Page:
BOOK XIII. kingdoms of Norway and Denmark. These 10. “ The public debt, which is contracted by
commissioners shall meet at Copenhagen, within the royal Pomeranian chamber, remains chargeCAP. I.
one month after the exchange of the ratification. able on the King of Denmark, as sovereign of
of this treaty, and shall bring this affair to a the dukedom of Pomerania, who takes upon 1814.
conclusion as speedily as possible, and at least himself the stipulations agreed upon for the re-
to the yearly sum of 48,000 Pomeranian rix7." His majesty the King of Sweden, for him- dollars; bis majesty also binds himself to mainself and his successors,
renounces irrevocably tain the donatories in the full and undisturbed and for ever, in behalf of the King of Denmark, possession of their rights and revenues, so that all rights and claim to the dukedom of Swedish they may receive, sell, or make over the same, Pomerania, and the principality of the island of and that all may be paid them without any binRugen.
derance, and without duties and expenses under “ These provinces, with all their inhabitants, whatsoever name. towns, havens, fortresses, villages, islands, and 12. “ Their majesties the King of Sweden and all their dependencies, privileges, rights, and the King of Denmark mutually engage never to emoluments, shall belong, in full sovereignty, to divert from their original destination monies apthe crown of Denmark, and be incorporated with propriated to objects of beneficence or public that kingdom.
atility, in the countries thus reciprocally obtained " For this purpose his majesty the King of by the present treaty, namely, the kingdom of Sweden engages; in the most solemn manner, Norway, and the dukedom of Swedish Pomeboth for himself
, his successors, and the whole rania, with their respective dependencies. Swedish kingdom, never to make any claim, di “ The King of Sweden, in pursuance of this rect or indirect, on the said provinces, islands, mutual agreement, engages to support the uniand territory, the inhabitants whereof, in virtue versities of Norway, and the King of Denmark of this renunciation, are released from the oath that of Grieswald." which they have taken to the king and crown of “ The payment of all public offices, both in Denmark.
Norway and Pomerania, is to remain a charge 8. “ His majesty the King of Denmark solemn- upon the acquiring power, reckoning from the ly engages, in like manner, to secure to the in- day of taking possession. habitants of Swedish Pomerania, the islands of « Pensioners are to receive the pensions asRugen and their dependencies, their laws, rights, signed to them by the preceding government franchises, and privileges, such as they now without interruption or change. exist, and are contained in the acts of the years 13. “ As the King of Sweden, so far as is 1810 and 1811.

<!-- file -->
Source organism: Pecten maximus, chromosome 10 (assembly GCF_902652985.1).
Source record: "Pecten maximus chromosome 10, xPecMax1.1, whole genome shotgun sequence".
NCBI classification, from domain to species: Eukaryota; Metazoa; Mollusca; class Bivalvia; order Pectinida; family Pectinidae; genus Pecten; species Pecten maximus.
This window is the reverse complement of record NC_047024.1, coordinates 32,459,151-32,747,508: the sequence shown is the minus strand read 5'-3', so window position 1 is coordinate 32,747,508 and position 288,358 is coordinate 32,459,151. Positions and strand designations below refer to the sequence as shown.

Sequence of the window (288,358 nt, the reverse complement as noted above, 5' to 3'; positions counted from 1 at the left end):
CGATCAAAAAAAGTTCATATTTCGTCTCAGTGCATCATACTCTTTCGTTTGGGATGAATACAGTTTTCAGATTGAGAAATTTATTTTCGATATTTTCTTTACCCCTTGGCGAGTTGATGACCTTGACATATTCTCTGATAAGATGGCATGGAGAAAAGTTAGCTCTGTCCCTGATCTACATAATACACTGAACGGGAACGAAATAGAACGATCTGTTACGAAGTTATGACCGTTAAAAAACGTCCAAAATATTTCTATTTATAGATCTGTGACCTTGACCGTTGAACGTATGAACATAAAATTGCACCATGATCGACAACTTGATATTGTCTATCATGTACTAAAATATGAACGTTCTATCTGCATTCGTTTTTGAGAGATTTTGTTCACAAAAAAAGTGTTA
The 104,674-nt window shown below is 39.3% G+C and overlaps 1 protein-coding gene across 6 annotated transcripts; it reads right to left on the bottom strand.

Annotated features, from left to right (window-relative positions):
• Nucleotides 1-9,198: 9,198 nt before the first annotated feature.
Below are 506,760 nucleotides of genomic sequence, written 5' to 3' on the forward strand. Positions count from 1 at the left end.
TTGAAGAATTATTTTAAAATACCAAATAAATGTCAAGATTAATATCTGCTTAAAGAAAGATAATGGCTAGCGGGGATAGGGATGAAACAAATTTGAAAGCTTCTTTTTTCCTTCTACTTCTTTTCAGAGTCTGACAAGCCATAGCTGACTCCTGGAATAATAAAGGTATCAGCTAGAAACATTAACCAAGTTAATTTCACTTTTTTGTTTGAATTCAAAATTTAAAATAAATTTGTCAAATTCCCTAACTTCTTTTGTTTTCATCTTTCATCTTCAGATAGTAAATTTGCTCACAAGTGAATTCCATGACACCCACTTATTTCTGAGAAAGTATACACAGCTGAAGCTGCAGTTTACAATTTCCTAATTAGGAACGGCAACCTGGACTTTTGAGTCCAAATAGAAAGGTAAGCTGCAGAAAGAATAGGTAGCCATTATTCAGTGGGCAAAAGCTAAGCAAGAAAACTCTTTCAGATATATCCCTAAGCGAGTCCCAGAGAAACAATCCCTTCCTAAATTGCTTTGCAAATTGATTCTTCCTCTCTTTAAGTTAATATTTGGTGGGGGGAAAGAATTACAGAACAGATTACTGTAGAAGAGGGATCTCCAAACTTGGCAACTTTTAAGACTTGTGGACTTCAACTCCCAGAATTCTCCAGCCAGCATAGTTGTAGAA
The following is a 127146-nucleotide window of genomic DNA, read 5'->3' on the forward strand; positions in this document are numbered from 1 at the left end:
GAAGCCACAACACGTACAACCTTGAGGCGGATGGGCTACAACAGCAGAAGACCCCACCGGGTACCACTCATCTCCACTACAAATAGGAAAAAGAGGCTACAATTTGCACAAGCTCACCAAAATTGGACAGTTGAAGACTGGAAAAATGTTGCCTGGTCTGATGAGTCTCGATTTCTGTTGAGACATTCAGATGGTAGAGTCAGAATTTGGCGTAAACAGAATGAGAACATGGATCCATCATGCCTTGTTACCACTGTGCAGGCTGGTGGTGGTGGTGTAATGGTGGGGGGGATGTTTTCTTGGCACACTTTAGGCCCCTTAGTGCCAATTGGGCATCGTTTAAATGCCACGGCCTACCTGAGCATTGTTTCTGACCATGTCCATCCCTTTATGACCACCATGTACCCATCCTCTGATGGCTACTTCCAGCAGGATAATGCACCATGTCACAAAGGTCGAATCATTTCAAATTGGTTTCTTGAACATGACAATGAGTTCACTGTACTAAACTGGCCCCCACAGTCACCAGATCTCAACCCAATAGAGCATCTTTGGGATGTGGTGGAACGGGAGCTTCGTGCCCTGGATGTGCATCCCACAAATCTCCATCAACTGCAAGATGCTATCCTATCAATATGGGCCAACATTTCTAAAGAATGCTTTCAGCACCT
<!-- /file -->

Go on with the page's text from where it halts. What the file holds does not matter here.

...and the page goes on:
practicable, and as depends upon bim, wishes “ As the Swedish paper-money has never been that the King of Denmark may receive compencurrent in Swedish Pomerania, so his majesty the sation for the renunciation of the kingdom of King of Denmark engages to make no alteration Norway, of which bis majesty has given satisfacin this respect, without the knowledge and con tory proof in the cession of Swedish Pomerania sent of the states of the province.
and the isle of Rugen, so his majesty will use 9. “ As his majesty the King of Sweden, by all his endeavours with the allied powers, to the 6th article of the treaty of alliance, entered secure, in addition, at a general peace, a full into at Stockholm, the 3d of March, 1813, with equivalent to Denmark for the cession of Nor. his majesty the King of Great Britain and Ire- way. land, bound himself to open, for the period of 14. “ Immediately upon the signing of the twenty years, reckoning from the date of the ex
present treaty, an account of the same sball be change of the ratification of the treaty, the port sent, with all possible speed, to the generals and of Stralsund, as an entrepot for all colonial pro- armies, in order that hostilities may wholly cease duce, merchandize, and manufactures, brought on both sides, both by sea and land. from England and her colonies, in English or 15. “ The high contracting parties engage, Swedisle vessels
, upon payment of one per cent that immediately after the signing of the present ad valorem on the goods thus introduced, and an treaty, all contributions and requisitions, of whatequal duty on their removal from thence; so his ever kind and denomination, sball immediately majesty the King of Denmark engages to fulfil cease, so that even those which shall have been this existing agreement, and to renew the same already ordered shall not be enforced. It is likein bis treaty with Great Britain.
wise agreed, that all property which has been
' sequestrated by the army of North Germany, shall also repaired ourself, to be nearer the scene of BOOK XIII. be restored to the owners. Herefrom are ex action, and the negociations. cepted such ships and ship-ladings as belonged “ A renewal of the negociations again averted